Naidu also announced that the BJP national executive, which will be held here on October 1, is expected to chalk out an action plan for the Assembly elections, due next year in West Bengal, Assam, Kerala, Tamil Nadu and Uttar Pradesh.

The executive, he said, would also devise programmes to follow up the Nagpur “message” of the BJP chief, Bangaru Laxman, specially the “pro-minority” component.

But even with more than a week to go for the national executive, the Tamil Nadu BJP has got down to brass tacks by organising zonal-level workers’ conventions.

“The conventions are meant to assess our strength,” said sources, adding that the BJP allies — DMK, PMK and MDMK — have also started organising similar conferences.

The exercise is meant to prepare the ground for the long process of seat-sharing, which BJP sources admitted, may prove more problematic for the DMK — the fulcrum of the Tamil Nadu coalition — this time than in 1996.

In the last Assembly elections, the DMK had to share seats with just one party, the Tamil Maanila Congress, and it bagged the lion’s share enabling it to form a government on its own. While this is what the DMK is bargaining for, again, BJP sources said it may not be easy since all the allies would expect a “sizeable” number of seats.

“Although the BJP had only two legislators in the last Assembly, our strength has grown by leaps and bounds since then. We have four MPs and naturally we will expect the Lok Sabha polls to be taken as a criterion as well,” said the sources.    


 
 
BUREAUCRATS MAKE A BEELINE FOR JHARKHAND 
 
 
FROM OUR SPECIAL CORRESPONDENT
 
Patna, Sept. 22: 
After politicians and industrialists, Bihar bureaucrats are queuing up to board the Jharkhand ‘dreamboat’.

The scramble among IAS and IPS officers for a transfer to the new state began last week when the Bihar government issued a circular directing them to send in their options.

Today, 30 IAS officers led by the commissioner of Tirhut zone, G.L. Meena, requested the chief secretary to transfer them to the new state as they belonged to the SC/ST group. Among IPS officers who signed the petition was Rajbala Verma.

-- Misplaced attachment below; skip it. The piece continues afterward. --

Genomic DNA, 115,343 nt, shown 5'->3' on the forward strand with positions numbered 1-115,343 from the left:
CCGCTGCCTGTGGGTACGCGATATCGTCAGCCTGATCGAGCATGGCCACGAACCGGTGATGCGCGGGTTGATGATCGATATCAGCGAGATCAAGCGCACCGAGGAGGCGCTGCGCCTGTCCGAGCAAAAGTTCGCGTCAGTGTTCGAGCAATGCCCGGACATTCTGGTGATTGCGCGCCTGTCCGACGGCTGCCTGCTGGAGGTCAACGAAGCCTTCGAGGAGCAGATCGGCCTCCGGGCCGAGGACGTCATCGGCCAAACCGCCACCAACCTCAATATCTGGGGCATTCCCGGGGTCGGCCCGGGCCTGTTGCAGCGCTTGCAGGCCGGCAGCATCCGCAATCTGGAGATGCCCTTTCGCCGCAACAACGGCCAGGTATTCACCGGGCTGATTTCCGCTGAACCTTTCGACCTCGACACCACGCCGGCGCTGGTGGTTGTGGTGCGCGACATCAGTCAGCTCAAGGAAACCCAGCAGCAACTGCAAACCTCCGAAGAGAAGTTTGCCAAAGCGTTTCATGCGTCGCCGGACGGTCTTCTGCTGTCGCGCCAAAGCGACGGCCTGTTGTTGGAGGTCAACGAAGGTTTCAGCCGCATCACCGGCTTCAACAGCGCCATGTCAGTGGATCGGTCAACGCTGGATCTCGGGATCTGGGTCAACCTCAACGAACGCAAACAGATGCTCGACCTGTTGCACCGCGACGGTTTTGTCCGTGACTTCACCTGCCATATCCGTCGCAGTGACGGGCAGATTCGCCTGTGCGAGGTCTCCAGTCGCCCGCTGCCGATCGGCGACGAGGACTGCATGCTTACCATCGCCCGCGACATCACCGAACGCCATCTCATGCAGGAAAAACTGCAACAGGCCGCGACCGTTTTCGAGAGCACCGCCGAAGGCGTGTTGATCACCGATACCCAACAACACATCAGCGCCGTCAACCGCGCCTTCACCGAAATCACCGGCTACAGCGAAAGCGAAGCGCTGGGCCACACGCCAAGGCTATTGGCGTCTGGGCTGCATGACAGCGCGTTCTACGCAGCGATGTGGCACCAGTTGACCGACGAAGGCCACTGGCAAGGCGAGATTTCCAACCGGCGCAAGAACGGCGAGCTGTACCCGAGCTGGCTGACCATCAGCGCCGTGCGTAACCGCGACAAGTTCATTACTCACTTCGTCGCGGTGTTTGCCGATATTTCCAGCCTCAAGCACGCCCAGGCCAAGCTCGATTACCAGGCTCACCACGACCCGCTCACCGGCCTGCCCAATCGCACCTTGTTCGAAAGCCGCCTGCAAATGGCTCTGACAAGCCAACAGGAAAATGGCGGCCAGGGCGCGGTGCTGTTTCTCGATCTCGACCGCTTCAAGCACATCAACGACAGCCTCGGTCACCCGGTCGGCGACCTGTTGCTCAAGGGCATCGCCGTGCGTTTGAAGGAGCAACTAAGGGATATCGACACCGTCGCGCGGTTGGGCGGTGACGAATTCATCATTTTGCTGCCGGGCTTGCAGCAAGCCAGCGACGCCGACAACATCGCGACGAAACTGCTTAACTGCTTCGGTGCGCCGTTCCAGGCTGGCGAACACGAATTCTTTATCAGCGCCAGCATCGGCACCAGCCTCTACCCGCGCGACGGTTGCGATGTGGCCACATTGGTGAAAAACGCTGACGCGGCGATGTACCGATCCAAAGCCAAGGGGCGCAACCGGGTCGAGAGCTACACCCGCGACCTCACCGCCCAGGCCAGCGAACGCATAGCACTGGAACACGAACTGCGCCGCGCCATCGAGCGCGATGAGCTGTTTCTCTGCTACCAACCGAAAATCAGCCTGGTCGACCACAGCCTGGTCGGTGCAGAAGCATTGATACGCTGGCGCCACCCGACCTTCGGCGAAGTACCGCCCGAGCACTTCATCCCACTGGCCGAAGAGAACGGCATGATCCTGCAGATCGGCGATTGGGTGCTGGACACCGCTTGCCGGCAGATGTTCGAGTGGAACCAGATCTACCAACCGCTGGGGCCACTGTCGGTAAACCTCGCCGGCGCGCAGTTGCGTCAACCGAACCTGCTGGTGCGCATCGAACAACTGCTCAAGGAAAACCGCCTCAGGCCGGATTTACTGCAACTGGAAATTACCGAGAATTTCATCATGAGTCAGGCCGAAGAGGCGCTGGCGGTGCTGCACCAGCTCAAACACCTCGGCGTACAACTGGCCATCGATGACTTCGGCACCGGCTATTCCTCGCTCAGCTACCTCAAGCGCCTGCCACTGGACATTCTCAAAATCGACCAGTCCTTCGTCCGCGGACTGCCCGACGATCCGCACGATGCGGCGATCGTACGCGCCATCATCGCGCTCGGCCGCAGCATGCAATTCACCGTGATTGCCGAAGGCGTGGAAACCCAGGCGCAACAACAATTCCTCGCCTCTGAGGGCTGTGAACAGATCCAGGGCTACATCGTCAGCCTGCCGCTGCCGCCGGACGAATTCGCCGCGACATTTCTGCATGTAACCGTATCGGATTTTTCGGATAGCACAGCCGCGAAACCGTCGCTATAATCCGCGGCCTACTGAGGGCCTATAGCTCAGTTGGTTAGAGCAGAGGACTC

At a meeting in New Delhi yesterday, the U.C. Agarwal Committee — set up to evolve a general formula and implement cadre division in the new states — decided to postpone finalising the names of bureaucrats who would be transferred. But there is a feeling of restlessness among IAS and IPS officers.

Over 95 per cent of IAS officers, who belong to the 1990 cadre and onwards, have said they prefer Jharkhand. Many 1970 and 1980 batch officers have also submitted written options to the state secretariat. Of the 131 posts of IAS officers sanctioned for the new state, 161 have opted for transfer.

“It is a puzzling situation,” said state home secretary U.N. Panjiyar, who is coordinating with the Agarwal Committee. He said of the remaining 262 IAS officers in the state, only 62 have decided to stay back. The Agarwal Committee’s guidelines for cadre-selection for the new state include conditions like permanent residence in Jharkhand and sensitivity to tribal welfare projects.

And though the state government’s administrative reforms committee has asked all bureaucrats to submit their preferences, Panjiyar today told The Telegraph that Patna would have no power over selection. “We would only forward the options to the U.C. Committee,” he said.

One reason why bureaucrats want a Jharkhand posting could be the state of affairs once Bihar is bifurcated. Jharkhand is home to 80 per cent of India’s known coal deposits, besides being a treasure trove of minerals. Bihar will lose 60 per cent of revenue from mine and mineral royalties.

The state stands to lose all these.

“The loss of revenue would be very difficult to compensate and this will create more trouble for the administration,” said an IAS officer who has decided to opt for Jharkhand.

However, another bureaucrat said it could just be the craze for a “greener pasture” as there was no guarantee that Jharkhand wouldn’t end up being an “administrative chaos. There is also the threat of militancy in the new region,” he said.

But others feel most officers are fed up with the de facto chief minister of the state, Rashtriya Janata Dal chief Laloo Prasad Yadav. As an IPS veteran said, “Any state would be better than this.”    


 
 
CONG WARHORSE REARS UP IN REVOLT 
 
 
FROM RASHEED KIDWAI
 
New Delhi, Sept. 22: 
Sitaram Kesri is an angry old man these days.

Despite Sonia Gandhi’s best efforts to keep him on her side, the deposed Congress chief is planning to rake up her foreign-origins debate and her lack of experience.

Kesri, who seems to have suddenly turned into a “nationalist”, concedes that age is not on his side to don the mantle of leadership again. But he made it clear that, along with a handful of other leaders, he would try to put up some kind of resistance to Sonia’s bid for a second term at the helm.

Two other old war horses unhappy with Sonia’s style of functioning are V.N. Gadgil and K. Karunakaran.

Sources opposed to these veterans say they are attacking the Congress chief as they don’t want to give up their posts and positions even if it means being special invitees to the Congress Working Committee.

Though a few leaders brushed aside criticism from the Kesri camp, they admitted that factionalism within the party was fast spinning out of Sonia’s control. Sonia, they said, was also upset with the increasing attack on Arjun Singh and her private secretary Vincent George, as well as the charge that she was treating members of the erstwhile Congress (T) as “more equal than others”.